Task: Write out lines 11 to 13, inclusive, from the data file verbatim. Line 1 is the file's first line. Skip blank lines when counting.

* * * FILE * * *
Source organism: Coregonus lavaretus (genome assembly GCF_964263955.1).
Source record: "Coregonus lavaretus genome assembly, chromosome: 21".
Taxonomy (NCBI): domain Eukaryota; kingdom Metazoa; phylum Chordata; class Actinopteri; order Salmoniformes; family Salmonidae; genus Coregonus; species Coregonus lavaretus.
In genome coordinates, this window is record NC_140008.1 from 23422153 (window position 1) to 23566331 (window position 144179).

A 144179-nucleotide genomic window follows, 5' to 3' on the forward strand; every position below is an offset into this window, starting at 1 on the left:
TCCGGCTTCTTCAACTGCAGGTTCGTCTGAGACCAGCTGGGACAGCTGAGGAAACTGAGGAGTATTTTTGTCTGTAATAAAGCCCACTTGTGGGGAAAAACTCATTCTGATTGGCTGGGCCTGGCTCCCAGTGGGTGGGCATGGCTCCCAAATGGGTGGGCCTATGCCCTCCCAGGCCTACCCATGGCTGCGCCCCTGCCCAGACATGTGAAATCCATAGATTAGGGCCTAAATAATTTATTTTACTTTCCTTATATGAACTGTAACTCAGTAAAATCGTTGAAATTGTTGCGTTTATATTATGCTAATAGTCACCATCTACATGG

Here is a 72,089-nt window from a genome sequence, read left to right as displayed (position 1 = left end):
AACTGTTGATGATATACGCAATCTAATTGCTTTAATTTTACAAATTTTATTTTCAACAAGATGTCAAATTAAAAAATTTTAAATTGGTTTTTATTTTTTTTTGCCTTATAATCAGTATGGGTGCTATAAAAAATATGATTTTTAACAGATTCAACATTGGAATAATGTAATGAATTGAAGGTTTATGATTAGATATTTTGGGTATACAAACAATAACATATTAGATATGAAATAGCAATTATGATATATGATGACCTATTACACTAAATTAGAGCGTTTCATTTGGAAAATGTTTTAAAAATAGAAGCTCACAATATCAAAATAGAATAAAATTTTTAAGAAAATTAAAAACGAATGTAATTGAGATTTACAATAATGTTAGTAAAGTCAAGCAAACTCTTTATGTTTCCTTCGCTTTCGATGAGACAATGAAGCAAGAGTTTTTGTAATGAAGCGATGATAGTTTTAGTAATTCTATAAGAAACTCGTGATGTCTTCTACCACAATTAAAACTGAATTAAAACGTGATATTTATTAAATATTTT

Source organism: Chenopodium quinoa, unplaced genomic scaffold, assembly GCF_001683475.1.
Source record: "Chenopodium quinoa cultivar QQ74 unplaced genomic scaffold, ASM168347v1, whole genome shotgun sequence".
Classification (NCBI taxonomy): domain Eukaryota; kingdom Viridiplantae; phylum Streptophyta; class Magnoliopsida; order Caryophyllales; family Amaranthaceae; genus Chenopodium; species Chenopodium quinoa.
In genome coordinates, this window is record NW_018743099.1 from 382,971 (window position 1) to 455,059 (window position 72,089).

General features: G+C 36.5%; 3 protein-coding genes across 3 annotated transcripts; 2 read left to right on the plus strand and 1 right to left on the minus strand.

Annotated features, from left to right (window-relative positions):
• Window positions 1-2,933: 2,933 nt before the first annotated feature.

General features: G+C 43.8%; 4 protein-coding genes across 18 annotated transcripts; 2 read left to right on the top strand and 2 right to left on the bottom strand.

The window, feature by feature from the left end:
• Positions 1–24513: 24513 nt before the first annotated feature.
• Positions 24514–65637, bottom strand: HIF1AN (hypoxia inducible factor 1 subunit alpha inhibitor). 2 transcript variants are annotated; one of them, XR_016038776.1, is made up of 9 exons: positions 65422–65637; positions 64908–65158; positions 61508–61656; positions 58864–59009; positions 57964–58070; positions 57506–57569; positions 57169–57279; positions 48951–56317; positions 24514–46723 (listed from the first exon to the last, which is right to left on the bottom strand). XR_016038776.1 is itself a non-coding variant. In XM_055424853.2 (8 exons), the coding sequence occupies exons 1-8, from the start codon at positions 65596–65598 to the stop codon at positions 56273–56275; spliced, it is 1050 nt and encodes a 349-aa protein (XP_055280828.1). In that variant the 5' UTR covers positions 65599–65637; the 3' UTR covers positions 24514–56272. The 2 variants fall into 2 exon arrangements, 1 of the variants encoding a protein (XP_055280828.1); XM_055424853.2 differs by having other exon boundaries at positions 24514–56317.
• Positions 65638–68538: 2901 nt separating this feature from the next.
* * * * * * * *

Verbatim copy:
Classification (NCBI taxonomy): domain Eukaryota; kingdom Viridiplantae; phylum Streptophyta; class Magnoliopsida; order Caryophyllales; family Amaranthaceae; genus Chenopodium; species Chenopodium quinoa.
In genome coordinates, this window is record NW_018743099.1 from 382,971 (window position 1) to 455,059 (window position 72,089).

General features: G+C 36.5%; 3 protein-coding genes across 3 annotated transcripts; 2 read left to right on the plus strand and 1 right to left on the minus strand.